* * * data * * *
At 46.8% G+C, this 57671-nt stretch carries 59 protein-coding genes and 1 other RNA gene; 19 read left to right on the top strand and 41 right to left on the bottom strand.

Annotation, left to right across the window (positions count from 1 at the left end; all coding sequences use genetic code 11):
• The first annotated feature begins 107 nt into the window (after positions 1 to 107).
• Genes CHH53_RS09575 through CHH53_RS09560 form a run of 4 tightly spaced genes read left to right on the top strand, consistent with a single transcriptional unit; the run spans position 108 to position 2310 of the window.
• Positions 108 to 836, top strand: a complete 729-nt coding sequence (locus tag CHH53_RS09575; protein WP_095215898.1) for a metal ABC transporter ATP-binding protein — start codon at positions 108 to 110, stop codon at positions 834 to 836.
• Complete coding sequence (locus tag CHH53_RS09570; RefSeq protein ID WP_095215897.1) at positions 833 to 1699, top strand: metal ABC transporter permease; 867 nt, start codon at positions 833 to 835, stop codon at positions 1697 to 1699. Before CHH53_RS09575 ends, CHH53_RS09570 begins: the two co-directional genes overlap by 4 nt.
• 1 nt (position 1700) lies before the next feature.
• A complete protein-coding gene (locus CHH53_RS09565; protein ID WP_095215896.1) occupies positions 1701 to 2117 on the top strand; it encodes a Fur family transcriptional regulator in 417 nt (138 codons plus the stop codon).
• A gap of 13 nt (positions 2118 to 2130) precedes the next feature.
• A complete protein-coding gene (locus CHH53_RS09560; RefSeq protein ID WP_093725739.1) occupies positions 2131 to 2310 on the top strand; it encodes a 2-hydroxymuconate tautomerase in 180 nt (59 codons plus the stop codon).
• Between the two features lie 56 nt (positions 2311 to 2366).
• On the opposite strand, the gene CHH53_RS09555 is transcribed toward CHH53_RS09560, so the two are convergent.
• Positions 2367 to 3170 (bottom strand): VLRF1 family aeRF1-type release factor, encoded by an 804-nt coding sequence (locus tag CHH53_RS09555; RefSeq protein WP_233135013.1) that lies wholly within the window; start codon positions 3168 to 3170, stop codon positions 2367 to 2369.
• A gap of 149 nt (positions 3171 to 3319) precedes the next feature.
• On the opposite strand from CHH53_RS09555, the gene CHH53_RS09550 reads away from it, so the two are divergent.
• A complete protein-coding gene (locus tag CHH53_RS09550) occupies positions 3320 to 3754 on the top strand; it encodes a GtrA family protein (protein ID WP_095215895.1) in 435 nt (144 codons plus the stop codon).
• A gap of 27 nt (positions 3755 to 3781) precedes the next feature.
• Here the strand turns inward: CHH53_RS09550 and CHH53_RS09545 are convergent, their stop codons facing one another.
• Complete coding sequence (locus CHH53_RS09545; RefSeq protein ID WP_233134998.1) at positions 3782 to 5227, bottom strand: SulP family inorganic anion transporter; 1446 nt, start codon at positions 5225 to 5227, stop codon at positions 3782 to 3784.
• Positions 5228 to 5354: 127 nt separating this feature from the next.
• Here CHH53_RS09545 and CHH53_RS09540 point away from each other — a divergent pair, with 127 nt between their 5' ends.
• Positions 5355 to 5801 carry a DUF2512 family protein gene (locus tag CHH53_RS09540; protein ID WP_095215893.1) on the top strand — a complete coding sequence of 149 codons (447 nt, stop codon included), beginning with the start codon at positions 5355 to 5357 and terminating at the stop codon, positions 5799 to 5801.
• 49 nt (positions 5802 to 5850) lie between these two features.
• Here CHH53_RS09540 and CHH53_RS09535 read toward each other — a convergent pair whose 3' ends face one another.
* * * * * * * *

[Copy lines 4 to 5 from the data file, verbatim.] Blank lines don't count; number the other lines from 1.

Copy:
• Genes CHH53_RS09575 through CHH53_RS09560 form a run of 4 tightly spaced genes read left to right on the top strand, consistent with a single transcriptional unit; the run spans position 108 to position 2310 of the window.
• Positions 108 to 836, top strand: a complete 729-nt coding sequence (locus tag CHH53_RS09575; protein WP_095215898.1) for a metal ABC transporter ATP-binding protein — start codon at positions 108 to 110, stop codon at positions 834 to 836.